The Long and Winding Road Back Home to the Dome
February 5, 2006
On Super Bowl
XL Sunday (February 5, 2006), some five months after Hurricane Katrina, the NFL announced that the then displaced Saints would
play their home opener on September 24, 2006 in the Superdome against the Atlanta Falcons (the game was later moved to Monday
night, September 25). Dr. John, Aaron Neville, Aretha Franklin and a 150-member choir performed the national anthem
at this Super Bowl game as part of a pre-game tribute to New Orleans.
The road back to the Dome post-Katrina was filled with controversy, innuendo, and rumor. Did owner Tom Benson want to
move the team to San Antonio? Did the NFL prefer to relocate the Saints to Los Angeles, or even to expand to Toronto
-- both cities over twice the size of San Antonio?
The San Antonio
Express-News indicated that Benson and government officials in San Antonio were working behind the scenes concerning a possible
permanent relocation to San Antonio. San Antonio Mayor Phil Hardberger had pushed a strong verbal campaign to pursue the
Saints. Other officials, including Texas Governor Rick Perry, had indicated that they would also support a relocation to
San Antonio, including using funding to upgrade the Alamodome, or possibly build a new stadium. Dallas Cowboys owner Jerry
Jones, supported an NFL team moving to San Antonio. However, the NFL and commissioner Paul Tagliabue were both in favor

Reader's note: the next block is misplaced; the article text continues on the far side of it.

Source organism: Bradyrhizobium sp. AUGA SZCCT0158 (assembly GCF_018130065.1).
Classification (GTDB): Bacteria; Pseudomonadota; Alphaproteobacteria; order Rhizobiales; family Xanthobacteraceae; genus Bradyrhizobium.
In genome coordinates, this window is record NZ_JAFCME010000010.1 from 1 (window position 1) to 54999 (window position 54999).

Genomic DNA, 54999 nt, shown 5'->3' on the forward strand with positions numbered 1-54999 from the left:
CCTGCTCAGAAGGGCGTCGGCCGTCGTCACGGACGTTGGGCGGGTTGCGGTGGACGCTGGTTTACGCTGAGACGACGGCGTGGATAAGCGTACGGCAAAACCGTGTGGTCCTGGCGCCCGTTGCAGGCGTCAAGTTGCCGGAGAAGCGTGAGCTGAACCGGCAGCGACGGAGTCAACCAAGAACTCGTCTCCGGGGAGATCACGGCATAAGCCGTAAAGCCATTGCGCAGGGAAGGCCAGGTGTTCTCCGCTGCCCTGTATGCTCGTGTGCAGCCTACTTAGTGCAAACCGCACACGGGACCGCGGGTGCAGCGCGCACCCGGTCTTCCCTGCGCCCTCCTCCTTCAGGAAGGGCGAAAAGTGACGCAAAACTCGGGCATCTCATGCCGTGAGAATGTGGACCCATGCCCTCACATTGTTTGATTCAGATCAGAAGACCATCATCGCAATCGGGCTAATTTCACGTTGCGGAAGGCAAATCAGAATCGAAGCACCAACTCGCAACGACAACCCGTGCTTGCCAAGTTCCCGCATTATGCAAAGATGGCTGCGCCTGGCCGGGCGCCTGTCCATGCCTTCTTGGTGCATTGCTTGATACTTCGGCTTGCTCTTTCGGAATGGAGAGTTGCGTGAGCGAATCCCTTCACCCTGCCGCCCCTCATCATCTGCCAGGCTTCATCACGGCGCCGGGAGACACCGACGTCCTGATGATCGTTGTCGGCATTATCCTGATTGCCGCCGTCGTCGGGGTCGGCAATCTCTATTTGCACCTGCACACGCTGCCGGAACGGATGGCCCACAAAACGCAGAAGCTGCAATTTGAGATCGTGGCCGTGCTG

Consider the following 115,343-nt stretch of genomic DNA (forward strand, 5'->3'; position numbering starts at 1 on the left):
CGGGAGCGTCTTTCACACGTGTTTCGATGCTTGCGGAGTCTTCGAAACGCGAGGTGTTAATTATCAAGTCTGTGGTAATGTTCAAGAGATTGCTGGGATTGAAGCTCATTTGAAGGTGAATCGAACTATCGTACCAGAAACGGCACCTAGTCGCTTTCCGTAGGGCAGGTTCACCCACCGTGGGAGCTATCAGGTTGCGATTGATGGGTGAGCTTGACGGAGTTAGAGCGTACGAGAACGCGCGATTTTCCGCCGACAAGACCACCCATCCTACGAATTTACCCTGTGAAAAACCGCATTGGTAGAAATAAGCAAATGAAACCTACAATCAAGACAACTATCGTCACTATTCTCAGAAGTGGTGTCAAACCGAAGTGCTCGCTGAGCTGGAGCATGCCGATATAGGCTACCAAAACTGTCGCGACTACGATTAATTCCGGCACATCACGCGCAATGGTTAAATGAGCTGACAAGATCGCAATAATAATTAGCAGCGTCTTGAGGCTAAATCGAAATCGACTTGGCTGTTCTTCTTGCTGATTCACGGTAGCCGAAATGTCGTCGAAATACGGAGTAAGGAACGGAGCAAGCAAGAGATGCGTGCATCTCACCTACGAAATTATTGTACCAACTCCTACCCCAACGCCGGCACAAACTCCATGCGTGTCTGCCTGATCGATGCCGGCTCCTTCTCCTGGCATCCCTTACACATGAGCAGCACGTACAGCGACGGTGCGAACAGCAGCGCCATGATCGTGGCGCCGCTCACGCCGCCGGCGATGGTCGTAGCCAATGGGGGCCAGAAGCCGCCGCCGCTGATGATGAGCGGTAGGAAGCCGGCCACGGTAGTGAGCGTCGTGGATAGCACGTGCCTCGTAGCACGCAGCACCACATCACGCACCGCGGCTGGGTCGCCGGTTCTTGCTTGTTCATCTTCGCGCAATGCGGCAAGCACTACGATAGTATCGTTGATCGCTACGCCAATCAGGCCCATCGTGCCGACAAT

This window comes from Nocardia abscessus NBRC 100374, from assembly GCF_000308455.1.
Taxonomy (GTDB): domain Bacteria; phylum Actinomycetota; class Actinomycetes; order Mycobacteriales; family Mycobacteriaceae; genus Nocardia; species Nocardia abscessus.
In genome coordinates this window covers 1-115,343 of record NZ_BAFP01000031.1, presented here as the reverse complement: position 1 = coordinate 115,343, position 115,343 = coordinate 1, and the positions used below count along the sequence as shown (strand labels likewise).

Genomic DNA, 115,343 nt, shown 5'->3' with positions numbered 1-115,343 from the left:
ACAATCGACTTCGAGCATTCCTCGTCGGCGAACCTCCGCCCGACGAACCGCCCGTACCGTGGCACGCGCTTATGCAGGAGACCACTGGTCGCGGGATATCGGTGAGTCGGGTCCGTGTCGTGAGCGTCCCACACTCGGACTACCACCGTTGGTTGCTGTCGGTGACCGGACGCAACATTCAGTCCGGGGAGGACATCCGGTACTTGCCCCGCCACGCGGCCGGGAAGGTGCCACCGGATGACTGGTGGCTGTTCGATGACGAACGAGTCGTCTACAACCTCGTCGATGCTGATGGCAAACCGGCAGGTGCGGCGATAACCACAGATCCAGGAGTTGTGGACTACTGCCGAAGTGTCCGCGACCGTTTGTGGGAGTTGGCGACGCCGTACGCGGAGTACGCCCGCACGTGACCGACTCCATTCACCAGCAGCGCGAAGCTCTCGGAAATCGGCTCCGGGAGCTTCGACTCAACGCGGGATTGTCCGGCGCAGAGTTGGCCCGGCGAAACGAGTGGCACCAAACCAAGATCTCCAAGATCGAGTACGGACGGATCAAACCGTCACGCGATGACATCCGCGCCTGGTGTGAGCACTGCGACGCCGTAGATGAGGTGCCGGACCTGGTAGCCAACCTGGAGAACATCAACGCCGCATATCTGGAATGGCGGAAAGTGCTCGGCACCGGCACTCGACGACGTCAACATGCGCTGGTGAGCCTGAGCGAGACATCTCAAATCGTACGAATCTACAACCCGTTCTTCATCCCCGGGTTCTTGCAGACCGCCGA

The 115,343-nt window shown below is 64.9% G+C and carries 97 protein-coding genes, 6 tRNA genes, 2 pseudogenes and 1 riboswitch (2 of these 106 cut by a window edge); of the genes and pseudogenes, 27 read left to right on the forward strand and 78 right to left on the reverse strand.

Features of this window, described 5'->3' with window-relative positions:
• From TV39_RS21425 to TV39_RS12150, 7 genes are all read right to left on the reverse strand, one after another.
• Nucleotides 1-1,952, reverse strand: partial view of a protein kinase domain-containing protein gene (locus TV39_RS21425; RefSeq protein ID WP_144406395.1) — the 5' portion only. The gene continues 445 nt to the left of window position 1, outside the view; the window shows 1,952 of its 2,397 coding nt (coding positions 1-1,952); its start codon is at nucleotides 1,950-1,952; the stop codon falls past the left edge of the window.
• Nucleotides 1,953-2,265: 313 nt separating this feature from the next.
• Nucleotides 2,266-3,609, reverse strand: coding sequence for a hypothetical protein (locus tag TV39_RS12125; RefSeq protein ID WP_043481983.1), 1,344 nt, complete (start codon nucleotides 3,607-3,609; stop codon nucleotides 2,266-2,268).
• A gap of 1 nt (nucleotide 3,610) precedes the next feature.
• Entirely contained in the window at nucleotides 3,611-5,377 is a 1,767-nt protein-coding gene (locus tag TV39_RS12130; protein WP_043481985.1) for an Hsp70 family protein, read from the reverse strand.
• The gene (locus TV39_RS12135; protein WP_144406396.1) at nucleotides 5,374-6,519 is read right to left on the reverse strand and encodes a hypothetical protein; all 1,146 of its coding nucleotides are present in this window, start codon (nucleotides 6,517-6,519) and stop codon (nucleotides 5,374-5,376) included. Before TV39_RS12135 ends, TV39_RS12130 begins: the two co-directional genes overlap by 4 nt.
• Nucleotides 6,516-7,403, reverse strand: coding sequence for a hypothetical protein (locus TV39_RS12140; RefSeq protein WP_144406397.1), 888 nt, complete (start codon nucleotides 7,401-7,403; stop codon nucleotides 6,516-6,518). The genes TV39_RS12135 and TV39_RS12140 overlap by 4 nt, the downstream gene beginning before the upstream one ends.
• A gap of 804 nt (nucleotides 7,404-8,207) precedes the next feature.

of keeping the franchise in New Orleans or at least delaying a decision on a potential relocation.
Many fans in Louisiana were angered and felt that Hardberger and Perry were taking advantage of New Orleans'
misfortunes to try to steal the Saints. Benson's actions also drew the anger of New Orleans Mayor Ray Nagin, who called
Benson's actions shameful and disrespectful to New Orleans fans who have supported the team for nearly four decades of mostly
losing seasons. San Antonio officials, on the other hand, countered that Benson may have no choice—at the time, it
was thought by some that New Orleans might never fully recover as a viable location for an NFL franchise, and that they
were simply giving the franchise an option to relocate and remain economically viable, in this case to a city in which Benson
already lives and has business interests. Benson indicated in his open letter to the Gulf Coast that San Antonio officials
were only doing what any city seeking a franchise would do—recruit the franchise.
21, 2005, Benson issued a statement saying that he had not made any decision about the future of the Saints. The
San Antonio Express-News reported that sources close to the Saints' organization said that Benson planned to void his lease
agreement with New Orleans by declaring the Louisiana Superdome unusable.
NFL Commissioner Paul Tagliabue met with
Benson and Louisiana governor Kathleen Blanco at the Saints' first home game in Baton Rouge on October 30 against the Miami
Dolphins. After the meeting Tagliabue said "The Saints are Louisiana's team and have been since the late '60s when
my predecessor Pete Rozelle welcomed them to the league as New Orleans' team and Louisiana's team. Our focus continues to
be on having the Saints in Louisiana." He dispelled rumors that had the Saints relocating to Los Angeles. Tagliabue
appointed an eight-owner advisory committee to help decide the team's future. Benson left the game with five minutes left
in the fourth quarter. A WWL-TV camera crew recorded him leaving the stadium. Benson angrily pushed the camera away and